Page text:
Vancouver woman arrested in Carey hit-and-run case

Teen Justin Carey waited in the shrubs for 90 minutes

By Patty Hastings, Columbian Social Services, Demographics, Faith

Published:

 

A Vancouver woman accused of crashing her car into a Battle Ground teen while he waited for the school bus was arrested Friday afternoon after a months-long investigation.

Justin Carey, 16, was standing on the corner of Northeast 82nd Avenue and 289th Street at 7 a.m., June 10, when the crash occurred. After the collision, the driver, Shaun Johnson, 46, didn’t tell authorities she hit somebody with her Nissan Maxima.

Carey wasn’t discovered for 90 minutes until after a tow-truck driver heard a faint “Help” from the shrubs. The teen was flown in a Life Flight helicopter to PeaceHealth Southwest Medical Center. Carey suffered two broken femurs and eventually developed an infection that forced him to have the lower half of his right leg amputated.

Over the last few months, he’s undergone multiple surgeries and was fitted for a prosthetic leg. He returned to Battle Ground High School in September for his junior year.

Detective Todd Young called Carey’s mother, Janette Chumley, this week to let her know police were searching for Johnson. Friday, she was booked into the Clark County Jail.

She faces charges of vehicular assault and possession of methamphetamine.

Chumley said it’s a mixed emotion. Although Johnson is being held accountable for crashing into her child, the family doesn’t wish ill on anybody.

“We’re not angry,” she said.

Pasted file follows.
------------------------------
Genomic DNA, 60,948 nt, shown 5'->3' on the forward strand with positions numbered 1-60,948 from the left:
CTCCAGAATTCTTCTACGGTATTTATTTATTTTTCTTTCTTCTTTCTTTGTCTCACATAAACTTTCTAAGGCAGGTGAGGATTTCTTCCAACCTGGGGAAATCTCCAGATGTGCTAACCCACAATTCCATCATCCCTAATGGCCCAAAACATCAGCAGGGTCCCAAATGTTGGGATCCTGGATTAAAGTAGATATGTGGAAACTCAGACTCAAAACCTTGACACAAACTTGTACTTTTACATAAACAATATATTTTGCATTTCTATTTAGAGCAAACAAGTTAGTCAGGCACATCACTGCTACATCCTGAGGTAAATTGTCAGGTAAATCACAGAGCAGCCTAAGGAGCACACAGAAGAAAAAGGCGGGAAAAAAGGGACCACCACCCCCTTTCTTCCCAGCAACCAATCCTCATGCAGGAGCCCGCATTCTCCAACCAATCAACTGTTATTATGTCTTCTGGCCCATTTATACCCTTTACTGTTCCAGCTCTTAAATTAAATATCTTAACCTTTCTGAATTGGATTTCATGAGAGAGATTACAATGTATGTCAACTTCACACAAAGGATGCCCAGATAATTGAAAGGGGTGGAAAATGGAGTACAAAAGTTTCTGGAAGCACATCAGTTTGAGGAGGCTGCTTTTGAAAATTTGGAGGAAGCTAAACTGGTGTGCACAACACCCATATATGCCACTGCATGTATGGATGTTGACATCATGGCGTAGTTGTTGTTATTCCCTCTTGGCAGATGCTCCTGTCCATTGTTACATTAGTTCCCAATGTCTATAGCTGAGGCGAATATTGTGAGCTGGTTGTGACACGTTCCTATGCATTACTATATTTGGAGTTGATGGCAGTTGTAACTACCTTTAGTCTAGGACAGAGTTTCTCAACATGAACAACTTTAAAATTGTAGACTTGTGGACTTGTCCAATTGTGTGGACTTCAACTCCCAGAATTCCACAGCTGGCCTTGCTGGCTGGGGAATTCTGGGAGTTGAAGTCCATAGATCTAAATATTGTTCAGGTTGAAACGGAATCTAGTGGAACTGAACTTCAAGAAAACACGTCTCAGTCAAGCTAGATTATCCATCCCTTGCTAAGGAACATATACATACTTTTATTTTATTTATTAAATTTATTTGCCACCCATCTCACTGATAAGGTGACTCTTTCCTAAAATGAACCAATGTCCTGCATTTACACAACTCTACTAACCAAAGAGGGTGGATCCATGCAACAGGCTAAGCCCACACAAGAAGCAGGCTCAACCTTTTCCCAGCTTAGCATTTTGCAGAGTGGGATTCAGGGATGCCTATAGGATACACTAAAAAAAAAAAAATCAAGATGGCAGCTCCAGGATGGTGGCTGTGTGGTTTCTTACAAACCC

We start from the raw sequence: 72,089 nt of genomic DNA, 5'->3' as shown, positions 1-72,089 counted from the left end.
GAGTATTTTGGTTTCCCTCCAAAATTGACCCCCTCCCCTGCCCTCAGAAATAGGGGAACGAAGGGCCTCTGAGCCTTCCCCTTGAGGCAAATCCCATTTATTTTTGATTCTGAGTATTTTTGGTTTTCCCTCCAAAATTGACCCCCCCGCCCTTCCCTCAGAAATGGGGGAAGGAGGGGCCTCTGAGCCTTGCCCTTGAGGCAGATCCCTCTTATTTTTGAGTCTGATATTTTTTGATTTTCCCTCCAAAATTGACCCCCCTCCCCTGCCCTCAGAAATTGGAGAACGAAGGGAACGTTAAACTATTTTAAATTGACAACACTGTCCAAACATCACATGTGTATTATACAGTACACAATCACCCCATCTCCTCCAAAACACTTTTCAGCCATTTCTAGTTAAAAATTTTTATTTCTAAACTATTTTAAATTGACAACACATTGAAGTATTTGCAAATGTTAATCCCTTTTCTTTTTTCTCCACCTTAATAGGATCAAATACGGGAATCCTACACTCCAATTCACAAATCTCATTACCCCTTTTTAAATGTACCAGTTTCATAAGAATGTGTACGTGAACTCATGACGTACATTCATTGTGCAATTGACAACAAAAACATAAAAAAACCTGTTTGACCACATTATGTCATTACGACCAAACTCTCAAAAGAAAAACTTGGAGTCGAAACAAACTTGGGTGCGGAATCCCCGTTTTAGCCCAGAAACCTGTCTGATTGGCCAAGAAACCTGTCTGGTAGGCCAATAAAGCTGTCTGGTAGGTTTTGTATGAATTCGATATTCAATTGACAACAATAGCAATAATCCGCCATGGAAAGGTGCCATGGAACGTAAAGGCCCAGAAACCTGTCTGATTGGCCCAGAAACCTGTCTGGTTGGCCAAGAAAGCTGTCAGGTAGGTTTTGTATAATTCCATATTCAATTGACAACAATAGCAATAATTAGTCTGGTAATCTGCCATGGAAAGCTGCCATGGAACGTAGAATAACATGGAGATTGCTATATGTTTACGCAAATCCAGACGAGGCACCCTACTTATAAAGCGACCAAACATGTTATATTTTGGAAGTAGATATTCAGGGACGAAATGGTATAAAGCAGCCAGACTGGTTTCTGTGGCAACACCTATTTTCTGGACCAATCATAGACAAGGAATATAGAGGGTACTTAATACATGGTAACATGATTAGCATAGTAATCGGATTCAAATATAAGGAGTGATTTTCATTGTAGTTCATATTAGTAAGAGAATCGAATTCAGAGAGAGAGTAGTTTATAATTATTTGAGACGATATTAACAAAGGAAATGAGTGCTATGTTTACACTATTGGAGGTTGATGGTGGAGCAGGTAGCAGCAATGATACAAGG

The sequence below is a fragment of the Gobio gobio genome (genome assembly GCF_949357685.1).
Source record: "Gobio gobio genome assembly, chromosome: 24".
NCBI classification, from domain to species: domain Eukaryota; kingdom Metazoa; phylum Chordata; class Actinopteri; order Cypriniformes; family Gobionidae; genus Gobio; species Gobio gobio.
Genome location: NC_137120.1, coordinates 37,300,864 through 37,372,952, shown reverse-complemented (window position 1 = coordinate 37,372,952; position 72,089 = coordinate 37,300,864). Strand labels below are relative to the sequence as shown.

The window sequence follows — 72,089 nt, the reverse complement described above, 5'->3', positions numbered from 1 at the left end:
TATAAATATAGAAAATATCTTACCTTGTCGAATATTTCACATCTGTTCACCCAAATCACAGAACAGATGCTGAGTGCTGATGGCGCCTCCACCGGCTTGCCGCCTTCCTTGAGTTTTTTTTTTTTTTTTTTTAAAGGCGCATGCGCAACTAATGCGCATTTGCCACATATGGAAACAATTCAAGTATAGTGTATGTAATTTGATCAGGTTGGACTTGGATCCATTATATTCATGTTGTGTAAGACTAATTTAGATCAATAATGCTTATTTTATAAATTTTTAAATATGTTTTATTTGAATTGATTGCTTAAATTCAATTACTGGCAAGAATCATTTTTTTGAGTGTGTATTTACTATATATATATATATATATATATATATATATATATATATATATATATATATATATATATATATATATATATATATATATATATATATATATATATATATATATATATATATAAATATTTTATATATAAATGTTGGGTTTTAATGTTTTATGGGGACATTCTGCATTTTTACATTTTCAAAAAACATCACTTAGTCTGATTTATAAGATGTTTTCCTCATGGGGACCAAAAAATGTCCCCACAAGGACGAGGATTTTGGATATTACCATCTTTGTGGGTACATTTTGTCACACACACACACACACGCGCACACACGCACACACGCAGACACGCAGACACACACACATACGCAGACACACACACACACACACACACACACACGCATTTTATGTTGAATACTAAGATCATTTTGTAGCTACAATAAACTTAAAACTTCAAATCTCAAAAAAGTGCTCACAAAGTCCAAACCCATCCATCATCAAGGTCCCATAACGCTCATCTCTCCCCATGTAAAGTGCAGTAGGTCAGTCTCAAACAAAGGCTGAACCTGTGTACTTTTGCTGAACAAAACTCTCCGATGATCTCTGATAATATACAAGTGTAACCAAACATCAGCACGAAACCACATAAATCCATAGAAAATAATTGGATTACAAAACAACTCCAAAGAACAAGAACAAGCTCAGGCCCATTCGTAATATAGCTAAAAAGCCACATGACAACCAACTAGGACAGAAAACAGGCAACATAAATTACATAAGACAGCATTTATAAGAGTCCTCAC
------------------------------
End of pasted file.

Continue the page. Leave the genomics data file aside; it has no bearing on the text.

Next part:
Instead, she applauds the sheriff’s office for its thorough investigation as well as the community for supporting her son. He’s been asking about the case every day and plans to be involved in the court proceedings.

Johnson should appear in Clark County Superior Court on Monday — the same day that Carey will get his new prosthetic leg. He chose a titanium and carbon-fiber leg, called a Plie, which gives him enough maneuverability to continue the Air Rifle Team as part of the Junior ROTC program at school. He’s able to pivot his new foot and kneel down, and the leg contains a computer micro-processing chip that senses his body movements. He looks to do competitive shooting through college.

Now that his original dream of joining the military is no longer viable, Carey must envision a new future.

His first goal? Getting a car and his driver’s license. He was planning to take the driving test after school the day he was hit.

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